Born on the 8th December 1626 to Gustav II Adolph and Marie Eleonora of Brandenburg, Kristina was the sole heir to the throne. In her mother's eyes Kristina was a disappointment as she was a girl, especially since the soothsayers and the wise women of the court had predicted that she would be a boy. However her father was quoted to have exclaimed, "She will be a clever girl. She has already deceived all of us" (1).
Other reports have claimed that Kristina accompanied her father on many journeys, even as an infant, and had showed delight at the sounds of cannon fire (2).
Many of Kristina’s intellectual traits came from her father, Gustavas Adolph of Wasa, he was known for his decisive action and intellectual curiosity and passion. Although he initially possessed religious tolerance he soon became a bitter enemy of Catholicism. With his lack of a son, Gustavas was determined to have Kristina raised as a prince. Kristina’s mother Marie Eleonora of Brandenburg was married for political reasons, which sparked questions about why she was so sullen in her relationship with Gustavas and Kristina. She was superficial and pleasure-oriented with a sometime hysterical, morbid temperament. This was perhaps the reason why Kristina rebelled against the femininity of other women in Sweden.
Charles Gustavas was the cousin of Kristina who was four years her elder and son of Christina of Wasa. As a childhood friend Charles soon became Kristina’s object of her adolescent love. Although their love ended they stayed friends and she supported him while he was King. He was prone to excessive drinking and eating but he was considered an honourable King and was highly respected. Kristina was a very domineering woman, which created many of her unique faults. She mostly wanted to be known for her merit. She would openly shun frivolity and denigrate the lives and interests of most women. Even though Kristina possessed enormous courage and strength of will she insisted on total personal freedom and had refused to acknowledge any authority bar her own. Kristina appeared to many to have an unlimited amount of energy and maintained a non-stop pace but she had frequently suffered from illness and had exhausted everyone around her.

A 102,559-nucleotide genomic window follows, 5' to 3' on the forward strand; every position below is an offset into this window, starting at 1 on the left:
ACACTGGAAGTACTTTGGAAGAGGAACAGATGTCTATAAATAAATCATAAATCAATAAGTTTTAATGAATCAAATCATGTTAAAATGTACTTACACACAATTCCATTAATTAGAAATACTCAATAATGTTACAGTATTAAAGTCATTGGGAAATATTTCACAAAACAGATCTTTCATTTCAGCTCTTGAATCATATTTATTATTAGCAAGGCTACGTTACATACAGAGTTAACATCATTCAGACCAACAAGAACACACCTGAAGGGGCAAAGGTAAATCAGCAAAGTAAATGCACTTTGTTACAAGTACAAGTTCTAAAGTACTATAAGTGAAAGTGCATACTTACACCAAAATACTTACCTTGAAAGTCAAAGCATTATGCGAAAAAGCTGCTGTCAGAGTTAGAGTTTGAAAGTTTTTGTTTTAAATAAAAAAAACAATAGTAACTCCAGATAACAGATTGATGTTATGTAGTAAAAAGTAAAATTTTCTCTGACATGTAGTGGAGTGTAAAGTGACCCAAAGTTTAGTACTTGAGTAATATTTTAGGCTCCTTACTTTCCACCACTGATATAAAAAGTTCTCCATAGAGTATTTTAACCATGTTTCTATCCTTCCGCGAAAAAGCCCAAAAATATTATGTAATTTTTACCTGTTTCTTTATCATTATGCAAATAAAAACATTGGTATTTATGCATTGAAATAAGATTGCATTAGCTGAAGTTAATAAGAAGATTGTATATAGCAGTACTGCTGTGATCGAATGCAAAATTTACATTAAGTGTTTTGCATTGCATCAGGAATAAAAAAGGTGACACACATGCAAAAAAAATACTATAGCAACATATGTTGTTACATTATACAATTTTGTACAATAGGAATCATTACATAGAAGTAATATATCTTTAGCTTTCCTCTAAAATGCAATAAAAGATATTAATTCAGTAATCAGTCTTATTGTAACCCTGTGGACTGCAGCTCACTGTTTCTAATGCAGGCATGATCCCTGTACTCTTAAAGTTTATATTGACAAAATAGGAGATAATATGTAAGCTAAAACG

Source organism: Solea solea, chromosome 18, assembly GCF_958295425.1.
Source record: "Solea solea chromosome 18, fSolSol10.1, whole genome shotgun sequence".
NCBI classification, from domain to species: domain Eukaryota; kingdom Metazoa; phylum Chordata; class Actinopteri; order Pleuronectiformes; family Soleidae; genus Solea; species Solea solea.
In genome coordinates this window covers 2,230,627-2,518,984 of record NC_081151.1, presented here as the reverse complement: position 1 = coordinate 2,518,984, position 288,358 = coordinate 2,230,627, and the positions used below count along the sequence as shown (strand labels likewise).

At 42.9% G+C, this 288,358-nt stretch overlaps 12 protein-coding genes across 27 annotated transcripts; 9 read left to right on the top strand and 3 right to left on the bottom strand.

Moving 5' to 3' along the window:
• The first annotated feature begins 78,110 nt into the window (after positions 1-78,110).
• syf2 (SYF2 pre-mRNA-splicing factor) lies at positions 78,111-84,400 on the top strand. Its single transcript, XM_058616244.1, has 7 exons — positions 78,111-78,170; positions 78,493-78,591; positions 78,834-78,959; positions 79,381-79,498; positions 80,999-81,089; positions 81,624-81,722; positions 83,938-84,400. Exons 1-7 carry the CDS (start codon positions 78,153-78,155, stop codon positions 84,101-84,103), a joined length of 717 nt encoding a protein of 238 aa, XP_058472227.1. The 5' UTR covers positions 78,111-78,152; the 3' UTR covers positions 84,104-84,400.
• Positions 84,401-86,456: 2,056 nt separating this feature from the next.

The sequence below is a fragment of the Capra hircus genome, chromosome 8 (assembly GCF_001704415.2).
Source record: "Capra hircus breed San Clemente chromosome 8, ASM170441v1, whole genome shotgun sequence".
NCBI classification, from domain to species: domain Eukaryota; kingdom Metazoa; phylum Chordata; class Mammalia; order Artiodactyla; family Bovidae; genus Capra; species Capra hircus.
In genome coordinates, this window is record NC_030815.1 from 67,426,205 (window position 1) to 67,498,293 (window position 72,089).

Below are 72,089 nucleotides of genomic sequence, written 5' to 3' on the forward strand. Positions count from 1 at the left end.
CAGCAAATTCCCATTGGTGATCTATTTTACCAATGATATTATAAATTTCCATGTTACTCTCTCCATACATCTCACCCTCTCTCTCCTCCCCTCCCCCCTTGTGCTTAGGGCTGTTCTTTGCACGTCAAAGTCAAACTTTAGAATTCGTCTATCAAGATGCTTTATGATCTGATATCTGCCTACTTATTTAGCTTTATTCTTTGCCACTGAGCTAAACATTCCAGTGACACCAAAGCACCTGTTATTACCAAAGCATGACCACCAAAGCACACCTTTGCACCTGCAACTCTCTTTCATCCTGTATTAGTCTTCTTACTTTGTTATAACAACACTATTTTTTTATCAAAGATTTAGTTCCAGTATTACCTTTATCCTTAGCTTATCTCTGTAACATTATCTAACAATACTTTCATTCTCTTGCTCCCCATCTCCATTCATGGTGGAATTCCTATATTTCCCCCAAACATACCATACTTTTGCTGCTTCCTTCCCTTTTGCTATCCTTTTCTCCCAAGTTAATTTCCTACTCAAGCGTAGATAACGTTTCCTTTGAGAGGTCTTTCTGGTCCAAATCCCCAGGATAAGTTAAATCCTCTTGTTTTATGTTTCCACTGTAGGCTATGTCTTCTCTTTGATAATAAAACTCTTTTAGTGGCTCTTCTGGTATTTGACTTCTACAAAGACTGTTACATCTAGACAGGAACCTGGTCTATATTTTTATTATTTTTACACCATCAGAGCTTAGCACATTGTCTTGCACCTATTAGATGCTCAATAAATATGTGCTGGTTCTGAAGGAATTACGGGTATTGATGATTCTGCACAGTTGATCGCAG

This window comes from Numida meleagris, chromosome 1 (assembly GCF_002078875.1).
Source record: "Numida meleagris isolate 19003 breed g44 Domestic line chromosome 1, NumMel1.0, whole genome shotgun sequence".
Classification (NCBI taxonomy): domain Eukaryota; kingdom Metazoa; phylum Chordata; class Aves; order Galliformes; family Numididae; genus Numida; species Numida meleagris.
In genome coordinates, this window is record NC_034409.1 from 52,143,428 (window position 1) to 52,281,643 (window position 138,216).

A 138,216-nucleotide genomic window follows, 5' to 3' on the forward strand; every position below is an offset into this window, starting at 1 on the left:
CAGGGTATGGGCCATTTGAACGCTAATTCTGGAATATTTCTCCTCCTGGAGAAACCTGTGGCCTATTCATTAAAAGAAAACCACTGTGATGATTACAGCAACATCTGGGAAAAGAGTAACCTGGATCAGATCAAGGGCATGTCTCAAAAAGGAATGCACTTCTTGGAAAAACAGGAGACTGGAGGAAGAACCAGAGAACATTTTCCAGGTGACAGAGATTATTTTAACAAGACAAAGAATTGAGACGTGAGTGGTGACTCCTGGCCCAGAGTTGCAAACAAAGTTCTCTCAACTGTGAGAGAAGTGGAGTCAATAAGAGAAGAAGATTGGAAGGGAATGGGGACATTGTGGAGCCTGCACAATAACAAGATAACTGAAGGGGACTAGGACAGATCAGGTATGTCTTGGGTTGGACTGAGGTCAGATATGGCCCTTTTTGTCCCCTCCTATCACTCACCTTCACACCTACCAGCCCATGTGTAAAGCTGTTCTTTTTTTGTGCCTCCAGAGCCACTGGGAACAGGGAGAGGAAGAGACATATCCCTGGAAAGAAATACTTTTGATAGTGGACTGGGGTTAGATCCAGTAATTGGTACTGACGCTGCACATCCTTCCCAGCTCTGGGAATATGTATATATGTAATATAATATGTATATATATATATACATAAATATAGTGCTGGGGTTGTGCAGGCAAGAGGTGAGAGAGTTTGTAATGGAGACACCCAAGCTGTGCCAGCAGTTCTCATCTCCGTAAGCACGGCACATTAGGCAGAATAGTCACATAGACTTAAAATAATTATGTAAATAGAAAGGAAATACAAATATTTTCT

One of her most wonderful qualities was that she was incapable of moderation; whether she was engaged in study or in entertainment, Kristina always pursued her many interests with an intense fervour. Kristina had delighted in shocking others with her behaviour and appearance. Kristina was intolerant of the superficiality and femininity of other women thus she rebelled against societies conformity by paying little attention to her own dress and personal appearance and she frequently appeared slovenly.
Although luxury and many priceless treasures of art and architecture surrounded Kristina she still dressed plainly in severe grey dresses and men’s trousers. Due to her seemingly inexhaustible energy she was constantly on the move. When speaking she would voice her debauched and immoral opinions rather loudly without showing any respect to the social and religious propriety, therefore in appearance, voice and mannerisms she was quite masculine.